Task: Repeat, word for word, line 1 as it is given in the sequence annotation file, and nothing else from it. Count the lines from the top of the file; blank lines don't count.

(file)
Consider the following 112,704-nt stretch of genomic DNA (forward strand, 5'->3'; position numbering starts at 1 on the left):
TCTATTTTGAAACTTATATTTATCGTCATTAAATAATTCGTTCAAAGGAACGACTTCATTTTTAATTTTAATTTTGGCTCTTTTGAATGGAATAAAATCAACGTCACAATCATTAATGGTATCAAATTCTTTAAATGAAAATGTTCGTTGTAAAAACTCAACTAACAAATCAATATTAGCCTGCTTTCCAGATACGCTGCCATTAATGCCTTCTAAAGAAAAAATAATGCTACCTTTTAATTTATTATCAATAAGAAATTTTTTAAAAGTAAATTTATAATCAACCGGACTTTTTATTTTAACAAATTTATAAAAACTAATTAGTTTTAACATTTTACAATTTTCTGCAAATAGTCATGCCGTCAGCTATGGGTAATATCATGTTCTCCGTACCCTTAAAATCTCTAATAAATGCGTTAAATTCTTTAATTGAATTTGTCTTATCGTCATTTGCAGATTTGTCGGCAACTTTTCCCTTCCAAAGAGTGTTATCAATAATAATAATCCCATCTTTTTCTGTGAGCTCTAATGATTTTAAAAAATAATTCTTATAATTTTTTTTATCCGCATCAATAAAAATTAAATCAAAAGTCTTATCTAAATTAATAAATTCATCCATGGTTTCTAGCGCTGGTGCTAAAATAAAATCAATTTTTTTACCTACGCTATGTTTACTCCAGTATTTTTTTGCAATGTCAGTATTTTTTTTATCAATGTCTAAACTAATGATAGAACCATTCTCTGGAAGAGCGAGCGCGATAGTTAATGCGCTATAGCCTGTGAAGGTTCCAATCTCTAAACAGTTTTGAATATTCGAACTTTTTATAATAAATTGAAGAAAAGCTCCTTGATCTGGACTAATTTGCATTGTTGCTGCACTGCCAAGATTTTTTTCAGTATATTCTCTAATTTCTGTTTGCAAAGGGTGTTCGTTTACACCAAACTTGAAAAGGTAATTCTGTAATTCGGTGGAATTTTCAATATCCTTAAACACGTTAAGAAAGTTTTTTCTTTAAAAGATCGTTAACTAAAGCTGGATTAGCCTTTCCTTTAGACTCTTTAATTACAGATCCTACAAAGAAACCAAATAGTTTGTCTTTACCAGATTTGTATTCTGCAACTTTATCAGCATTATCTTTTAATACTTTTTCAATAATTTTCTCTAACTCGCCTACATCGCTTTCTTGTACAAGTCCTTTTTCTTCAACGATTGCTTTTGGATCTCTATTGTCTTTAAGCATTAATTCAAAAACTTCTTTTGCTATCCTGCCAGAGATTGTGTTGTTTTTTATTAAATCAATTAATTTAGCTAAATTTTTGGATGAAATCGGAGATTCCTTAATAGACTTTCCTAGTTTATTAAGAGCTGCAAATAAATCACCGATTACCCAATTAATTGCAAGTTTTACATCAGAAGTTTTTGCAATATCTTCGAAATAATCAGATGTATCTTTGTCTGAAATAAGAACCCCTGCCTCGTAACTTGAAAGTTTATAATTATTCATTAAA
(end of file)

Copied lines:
Consider the following 112,704-nt stretch of genomic DNA (forward strand, 5'->3'; position numbering starts at 1 on the left):